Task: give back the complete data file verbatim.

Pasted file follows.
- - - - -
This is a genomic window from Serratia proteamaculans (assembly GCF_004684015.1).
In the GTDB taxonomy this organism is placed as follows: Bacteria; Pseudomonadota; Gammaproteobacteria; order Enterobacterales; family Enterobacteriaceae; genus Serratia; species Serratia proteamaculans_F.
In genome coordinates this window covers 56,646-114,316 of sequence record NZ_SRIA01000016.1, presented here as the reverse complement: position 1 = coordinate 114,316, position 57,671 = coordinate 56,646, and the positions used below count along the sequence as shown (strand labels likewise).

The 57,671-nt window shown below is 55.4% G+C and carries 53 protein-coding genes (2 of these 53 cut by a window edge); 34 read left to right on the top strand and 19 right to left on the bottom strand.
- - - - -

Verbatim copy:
This is a genomic window from Serratia proteamaculans (assembly GCF_004684015.1).
In the GTDB taxonomy this organism is placed as follows: Bacteria; Pseudomonadota; Gammaproteobacteria; order Enterobacterales; family Enterobacteriaceae; genus Serratia; species Serratia proteamaculans_F.
In genome coordinates this window covers 56,646-114,316 of sequence record NZ_SRIA01000016.1, presented here as the reverse complement: position 1 = coordinate 114,316, position 57,671 = coordinate 56,646, and the positions used below count along the sequence as shown (strand labels likewise).

The 57,671-nt window shown below is 55.4% G+C and carries 53 protein-coding genes (2 of these 53 cut by a window edge); 34 read left to right on the top strand and 19 right to left on the bottom strand.